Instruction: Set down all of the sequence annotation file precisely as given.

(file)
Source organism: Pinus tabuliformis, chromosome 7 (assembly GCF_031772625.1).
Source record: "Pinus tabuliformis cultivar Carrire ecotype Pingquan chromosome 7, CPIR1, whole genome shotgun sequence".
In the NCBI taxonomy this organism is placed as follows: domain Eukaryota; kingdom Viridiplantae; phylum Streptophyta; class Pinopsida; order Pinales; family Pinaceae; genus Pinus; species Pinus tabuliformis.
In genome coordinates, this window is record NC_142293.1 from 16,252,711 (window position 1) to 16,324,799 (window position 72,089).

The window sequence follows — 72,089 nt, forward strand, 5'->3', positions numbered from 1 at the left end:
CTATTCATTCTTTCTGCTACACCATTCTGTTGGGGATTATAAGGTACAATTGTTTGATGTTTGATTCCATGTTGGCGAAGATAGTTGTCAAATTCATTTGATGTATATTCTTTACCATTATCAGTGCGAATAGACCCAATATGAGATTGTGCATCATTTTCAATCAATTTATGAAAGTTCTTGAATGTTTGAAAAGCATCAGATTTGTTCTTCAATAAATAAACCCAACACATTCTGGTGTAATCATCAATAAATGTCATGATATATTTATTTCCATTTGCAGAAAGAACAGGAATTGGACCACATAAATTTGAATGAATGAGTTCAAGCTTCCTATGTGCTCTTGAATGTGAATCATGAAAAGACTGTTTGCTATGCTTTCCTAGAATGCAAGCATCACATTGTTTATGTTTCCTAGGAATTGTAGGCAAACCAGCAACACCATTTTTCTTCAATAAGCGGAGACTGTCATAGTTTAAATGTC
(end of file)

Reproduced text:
Source organism: Pinus tabuliformis, chromosome 7 (assembly GCF_031772625.1).
Source record: "Pinus tabuliformis cultivar Carrire ecotype Pingquan chromosome 7, CPIR1, whole genome shotgun sequence".
In the NCBI taxonomy this organism is placed as follows: domain Eukaryota; kingdom Viridiplantae; phylum Streptophyta; class Pinopsida; order Pinales; family Pinaceae; genus Pinus; species Pinus tabuliformis.
In genome coordinates, this window is record NC_142293.1 from 16,252,711 (window position 1) to 16,324,799 (window position 72,089).

The window sequence follows — 72,089 nt, forward strand, 5'->3', positions numbered from 1 at the left end:
CTATTCATTCTTTCTGCTACACCATTCTGTTGGGGATTATAAGGTACAATTGTTTGATGTTTGATTCCATGTTGGCGAAGATAGTTGTCAAATTCATTTGATGTATATTCTTTACCATTATCAGTGCGAATAGACCCAATATGAGATTGTGCATCATTTTCAATCAATTTATGAAAGTTCTTGAATGTTTGAAAAGCATCAGATTTGTTCTTCAATAAATAAACCCAACACATTCTGGTGTAATCATCAATAAATGTCATGATATATTTATTTCCATTTGCAGAAAGAACAGGAATTGGACCACATAAATTTGAATGAATGAGTTCAAGCTTCCTATGTGCTCTTGAATGTGAATCATGAAAAGACTGTTTGCTATGCTTTCCTAGAATGCAAGCATCACATTGTTTATGTTTCCTAGGAATTGTAGGCAAACCAGCAACACCATTTTTCTTCAATAAGCGGAGACTGTCATAGTTTAAATGTC